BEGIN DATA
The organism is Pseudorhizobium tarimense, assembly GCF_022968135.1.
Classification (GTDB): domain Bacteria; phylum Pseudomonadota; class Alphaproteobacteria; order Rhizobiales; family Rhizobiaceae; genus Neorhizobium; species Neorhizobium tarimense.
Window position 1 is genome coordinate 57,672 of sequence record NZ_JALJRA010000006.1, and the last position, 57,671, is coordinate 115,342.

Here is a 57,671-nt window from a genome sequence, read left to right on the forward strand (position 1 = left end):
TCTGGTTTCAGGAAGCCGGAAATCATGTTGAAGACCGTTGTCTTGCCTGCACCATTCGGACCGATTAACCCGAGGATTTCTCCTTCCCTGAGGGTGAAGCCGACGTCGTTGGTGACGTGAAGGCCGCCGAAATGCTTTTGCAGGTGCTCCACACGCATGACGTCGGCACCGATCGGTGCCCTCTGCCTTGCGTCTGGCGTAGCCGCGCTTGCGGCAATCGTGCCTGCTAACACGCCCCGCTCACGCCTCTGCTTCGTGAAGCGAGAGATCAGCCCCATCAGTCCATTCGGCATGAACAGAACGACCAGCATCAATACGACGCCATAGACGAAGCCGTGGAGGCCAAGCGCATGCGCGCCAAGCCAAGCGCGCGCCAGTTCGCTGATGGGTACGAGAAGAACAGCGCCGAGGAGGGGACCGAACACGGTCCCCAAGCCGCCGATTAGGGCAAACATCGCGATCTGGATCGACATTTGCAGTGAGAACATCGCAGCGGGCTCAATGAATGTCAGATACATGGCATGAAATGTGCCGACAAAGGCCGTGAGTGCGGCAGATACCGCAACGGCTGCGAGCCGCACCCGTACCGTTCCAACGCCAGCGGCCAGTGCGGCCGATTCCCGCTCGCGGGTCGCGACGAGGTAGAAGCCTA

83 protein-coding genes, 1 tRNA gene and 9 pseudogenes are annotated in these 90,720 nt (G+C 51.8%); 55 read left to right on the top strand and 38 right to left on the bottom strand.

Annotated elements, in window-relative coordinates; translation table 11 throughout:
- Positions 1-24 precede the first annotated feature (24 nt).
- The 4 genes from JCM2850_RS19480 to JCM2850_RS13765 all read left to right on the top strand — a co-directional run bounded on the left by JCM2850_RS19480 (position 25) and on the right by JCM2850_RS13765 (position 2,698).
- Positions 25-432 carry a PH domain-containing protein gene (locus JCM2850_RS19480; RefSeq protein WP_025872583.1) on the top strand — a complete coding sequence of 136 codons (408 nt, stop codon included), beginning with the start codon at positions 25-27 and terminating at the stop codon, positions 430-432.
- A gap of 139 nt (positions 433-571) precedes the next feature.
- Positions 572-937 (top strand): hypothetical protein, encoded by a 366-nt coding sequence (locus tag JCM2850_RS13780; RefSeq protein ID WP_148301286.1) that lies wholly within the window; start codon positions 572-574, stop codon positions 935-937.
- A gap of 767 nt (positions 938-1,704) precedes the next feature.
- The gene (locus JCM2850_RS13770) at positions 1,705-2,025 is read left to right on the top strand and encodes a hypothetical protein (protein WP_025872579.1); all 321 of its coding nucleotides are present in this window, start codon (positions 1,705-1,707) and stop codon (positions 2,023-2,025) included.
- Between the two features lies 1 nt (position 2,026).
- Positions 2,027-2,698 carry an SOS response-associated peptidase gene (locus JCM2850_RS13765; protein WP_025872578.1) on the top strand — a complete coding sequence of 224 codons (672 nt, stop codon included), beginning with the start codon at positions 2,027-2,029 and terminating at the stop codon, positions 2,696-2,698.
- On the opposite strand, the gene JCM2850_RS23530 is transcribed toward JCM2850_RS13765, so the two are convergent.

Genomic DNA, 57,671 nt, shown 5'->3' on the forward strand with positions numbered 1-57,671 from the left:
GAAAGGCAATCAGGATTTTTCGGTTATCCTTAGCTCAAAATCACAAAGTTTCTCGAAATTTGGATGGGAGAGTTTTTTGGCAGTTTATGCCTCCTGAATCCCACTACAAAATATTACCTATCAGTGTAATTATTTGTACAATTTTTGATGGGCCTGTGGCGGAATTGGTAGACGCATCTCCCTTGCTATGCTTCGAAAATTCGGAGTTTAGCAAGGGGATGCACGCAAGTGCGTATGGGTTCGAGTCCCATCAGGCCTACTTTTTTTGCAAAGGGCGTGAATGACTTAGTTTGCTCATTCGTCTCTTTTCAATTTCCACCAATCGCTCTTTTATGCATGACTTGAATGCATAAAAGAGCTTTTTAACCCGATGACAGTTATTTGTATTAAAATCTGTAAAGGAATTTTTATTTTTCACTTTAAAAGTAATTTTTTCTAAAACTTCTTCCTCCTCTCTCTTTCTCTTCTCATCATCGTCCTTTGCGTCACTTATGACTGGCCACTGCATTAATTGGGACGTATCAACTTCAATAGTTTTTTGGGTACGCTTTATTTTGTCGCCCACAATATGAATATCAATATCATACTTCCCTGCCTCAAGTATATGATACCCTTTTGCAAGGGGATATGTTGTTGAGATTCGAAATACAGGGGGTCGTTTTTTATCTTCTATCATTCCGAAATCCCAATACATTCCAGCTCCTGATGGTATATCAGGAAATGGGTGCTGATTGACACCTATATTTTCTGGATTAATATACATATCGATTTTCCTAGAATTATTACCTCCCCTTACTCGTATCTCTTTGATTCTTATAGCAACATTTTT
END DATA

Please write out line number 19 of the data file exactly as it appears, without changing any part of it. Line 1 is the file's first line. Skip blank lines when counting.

GAAAGGCAATCAGGATTTTTCGGTTATCCTTAGCTCAAAATCACAAAGTTTCTCGAAATTTGGATGGGAGAGTTTTTTGGCAGTTTATGCCTCCTGAATCCCACTACAAAATATTACCTATCAGTGTAATTATTTGTACAATTTTTGATGGGCCTGTGGCGGAATTGGTAGACGCATCTCCCTTGCTATGCTTCGAAAATTCGGAGTTTAGCAAGGGGATGCACGCAAGTGCGTATGGGTTCGAGTCCCATCAGGCCTACTTTTTTTGCAAAGGGCGTGAATGACTTAGTTTGCTCATTCGTCTCTTTTCAATTTCCACCAATCGCTCTTTTATGCATGACTTGAATGCATAAAAGAGCTTTTTAACCCGATGACAGTTATTTGTATTAAAATCTGTAAAGGAATTTTTATTTTTCACTTTAAAAGTAATTTTTTCTAAAACTTCTTCCTCCTCTCTCTTTCTCTTCTCATCATCGTCCTTTGCGTCACTTATGACTGGCCACTGCATTAATTGGGACGTATCAACTTCAATAGTTTTTTGGGTACGCTTTATTTTGTCGCCCACAATATGAATATCAATATCATACTTCCCTGCCTCAAGTATATGATACCCTTTTGCAAGGGGATATGTTGTTGAGATTCGAAATACAGGGGGTCGTTTTTTATCTTCTATCATTCCGAAATCCCAATACATTCCAGCTCCTGATGGTATATCAGGAAATGGGTGCTGATTGACACCTATATTTTCTGGATTAATATACATATCGATTTTCCTAGAATTATTACCTCCCCTTACTCGTATCTCTTTGATTCTTATAGCAACATTTTT